Kyra is a light grey koala with long, wispy fur on her ears. She is a very good eater and can often be seen chewing on her favourite Eucalyptus leaves, broad and waxy species such as Eucalyptus robusta.
Jannico is a dark grey female koala who is estimated to have been born in 2012.
Jannico was the victim of a car hit and admitted to the Australia Zoo Wildlife Hospital in September 2015. In addition to treatment for her motor vehicle injuries, Veterinary assessment also revealed that Jannico was suffering from ovarian cysts. Jannico was deemed infertile due to these complications.
Koalas that are sterile are not released back into the wild and so Jannico has come to live at Daisy Hill as an education display koala. Jannico is settling in extremely well to her new home.
Jannico is generally low in her enclosure, nestled in amongst the leaf. She is often found sleeping stretched out, with her back legs hanging off the branch.
Learn more about koalas by exploring the fun and informative displays in the centre. Take time to:
- climb the observation tower to get a koala’s eye view of the world—you might even spot a koala!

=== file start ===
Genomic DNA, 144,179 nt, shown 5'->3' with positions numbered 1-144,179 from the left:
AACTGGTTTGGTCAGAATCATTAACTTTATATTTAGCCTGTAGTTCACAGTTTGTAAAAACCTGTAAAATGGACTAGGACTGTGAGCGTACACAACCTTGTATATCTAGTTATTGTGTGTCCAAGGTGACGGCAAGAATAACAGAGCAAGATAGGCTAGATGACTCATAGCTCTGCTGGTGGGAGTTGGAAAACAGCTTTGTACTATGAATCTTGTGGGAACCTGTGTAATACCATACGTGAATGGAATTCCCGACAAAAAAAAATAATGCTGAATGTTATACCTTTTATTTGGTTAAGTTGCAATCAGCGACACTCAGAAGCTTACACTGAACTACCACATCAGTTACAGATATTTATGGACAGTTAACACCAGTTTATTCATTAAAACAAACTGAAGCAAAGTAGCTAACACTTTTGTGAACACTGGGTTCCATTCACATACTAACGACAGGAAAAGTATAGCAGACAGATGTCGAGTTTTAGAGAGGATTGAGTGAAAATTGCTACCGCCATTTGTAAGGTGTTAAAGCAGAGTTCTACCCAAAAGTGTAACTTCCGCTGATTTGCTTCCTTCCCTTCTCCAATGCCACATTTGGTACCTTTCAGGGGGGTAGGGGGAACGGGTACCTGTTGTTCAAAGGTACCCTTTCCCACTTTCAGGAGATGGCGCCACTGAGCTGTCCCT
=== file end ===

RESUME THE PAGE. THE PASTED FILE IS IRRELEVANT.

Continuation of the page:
- watch films about koalas and other threatened species in the midnight woodland theatre
- discover all about the koala’s life cycle and unique biology
- learn the signs and symptoms of a sick or injured koala
- learn how to keep koalas safe in your backyard
- find out what the Queensland Government is doing to help koalas
- Learn about other threatened species featured in temporary displays
- become informed about the Queensland Government’s koala programs.
Daisy Hill Koala Centre wildlife officers deliver keeper talks twice a day providing information on the animals within the centre and the roles of Daisy Hill Koala Centre staff. For daily talk times, check the blackboard at the entrance of the centre.